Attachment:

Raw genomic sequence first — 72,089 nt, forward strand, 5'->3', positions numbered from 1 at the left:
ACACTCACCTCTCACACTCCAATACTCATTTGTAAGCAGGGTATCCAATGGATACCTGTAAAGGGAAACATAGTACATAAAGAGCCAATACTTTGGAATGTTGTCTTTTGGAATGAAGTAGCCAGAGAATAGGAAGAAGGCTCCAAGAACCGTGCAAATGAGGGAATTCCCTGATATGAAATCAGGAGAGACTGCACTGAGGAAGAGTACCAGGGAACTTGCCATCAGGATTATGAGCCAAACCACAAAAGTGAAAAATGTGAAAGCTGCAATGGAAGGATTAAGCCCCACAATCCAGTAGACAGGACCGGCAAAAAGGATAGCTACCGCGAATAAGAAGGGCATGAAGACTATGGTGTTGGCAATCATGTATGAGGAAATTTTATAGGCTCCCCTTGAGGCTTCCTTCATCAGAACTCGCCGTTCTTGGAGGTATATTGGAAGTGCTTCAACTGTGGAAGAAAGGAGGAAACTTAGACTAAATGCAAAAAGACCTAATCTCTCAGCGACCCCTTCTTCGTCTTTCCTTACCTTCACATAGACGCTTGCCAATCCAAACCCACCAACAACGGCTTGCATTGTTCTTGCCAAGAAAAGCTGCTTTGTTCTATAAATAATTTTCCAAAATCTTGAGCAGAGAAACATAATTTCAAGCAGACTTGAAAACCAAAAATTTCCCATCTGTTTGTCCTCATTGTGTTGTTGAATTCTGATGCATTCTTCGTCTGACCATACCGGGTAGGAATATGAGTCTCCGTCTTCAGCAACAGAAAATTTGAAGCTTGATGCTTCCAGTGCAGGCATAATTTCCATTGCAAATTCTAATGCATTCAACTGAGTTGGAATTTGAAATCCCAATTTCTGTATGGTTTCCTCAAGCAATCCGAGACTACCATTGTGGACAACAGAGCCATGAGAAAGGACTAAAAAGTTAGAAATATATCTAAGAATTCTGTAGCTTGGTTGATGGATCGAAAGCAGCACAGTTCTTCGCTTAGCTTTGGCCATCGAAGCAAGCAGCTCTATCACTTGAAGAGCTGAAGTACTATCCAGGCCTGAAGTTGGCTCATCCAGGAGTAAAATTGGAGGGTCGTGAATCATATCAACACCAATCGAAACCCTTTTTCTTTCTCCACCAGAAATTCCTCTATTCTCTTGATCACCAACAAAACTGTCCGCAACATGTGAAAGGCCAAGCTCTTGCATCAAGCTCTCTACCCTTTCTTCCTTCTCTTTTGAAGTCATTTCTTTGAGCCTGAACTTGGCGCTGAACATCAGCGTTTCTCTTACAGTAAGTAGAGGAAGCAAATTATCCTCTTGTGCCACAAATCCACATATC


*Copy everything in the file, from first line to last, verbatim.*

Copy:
Raw genomic sequence first — 72,089 nt, forward strand, 5'->3', positions numbered from 1 at the left:
ACACTCACCTCTCACACTCCAATACTCATTTGTAAGCAGGGTATCCAATGGATACCTGTAAAGGGAAACATAGTACATAAAGAGCCAATACTTTGGAATGTTGTCTTTTGGAATGAAGTAGCCAGAGAATAGGAAGAAGGCTCCAAGAACCGTGCAAATGAGGGAATTCCCTGATATGAAATCAGGAGAGACTGCACTGAGGAAGAGTACCAGGGAACTTGCCATCAGGATTATGAGCCAAACCACAAAAGTGAAAAATGTGAAAGCTGCAATGGAAGGATTAAGCCCCACAATCCAGTAGACAGGACCGGCAAAAAGGATAGCTACCGCGAATAAGAAGGGCATGAAGACTATGGTGTTGGCAATCATGTATGAGGAAATTTTATAGGCTCCCCTTGAGGCTTCCTTCATCAGAACTCGCCGTTCTTGGAGGTATATTGGAAGTGCTTCAACTGTGGAAGAAAGGAGGAAACTTAGACTAAATGCAAAAAGACCTAATCTCTCAGCGACCCCTTCTTCGTCTTTCCTTACCTTCACATAGACGCTTGCCAATCCAAACCCACCAACAACGGCTTGCATTGTTCTTGCCAAGAAAAGCTGCTTTGTTCTATAAATAATTTTCCAAAATCTTGAGCAGAGAAACATAATTTCAAGCAGACTTGAAAACCAAAAATTTCCCATCTGTTTGTCCTCATTGTGTTGTTGAATTCTGATGCATTCTTCGTCTGACCATACCGGGTAGGAATATGAGTCTCCGTCTTCAGCAACAGAAAATTTGAAGCTTGATGCTTCCAGTGCAGGCATAATTTCCATTGCAAATTCTAATGCATTCAACTGAGTTGGAATTTGAAATCCCAATTTCTGTATGGTTTCCTCAAGCAATCCGAGACTACCATTGTGGACAACAGAGCCATGAGAAAGGACTAAAAAGTTAGAAATATATCTAAGAATTCTGTAGCTTGGTTGATGGATCGAAAGCAGCACAGTTCTTCGCTTAGCTTTGGCCATCGAAGCAAGCAGCTCTATCACTTGAAGAGCTGAAGTACTATCCAGGCCTGAAGTTGGCTCATCCAGGAGTAAAATTGGAGGGTCGTGAATCATATCAACACCAATCGAAACCCTTTTTCTTTCTCCACCAGAAATTCCTCTATTCTCTTGATCACCAACAAAACTGTCCGCAACATGTGAAAGGCCAAGCTCTTGCATCAAGCTCTCTACCCTTTCTTCCTTCTCTTTTGAAGTCATTTCTTTGAGCCTGAACTTGGCGCTGAACATCAGCGTTTCTCTTACAGTAAGTAGAGGAAGCAAATTATCCTCTTGTGCCACAAATCCACATATC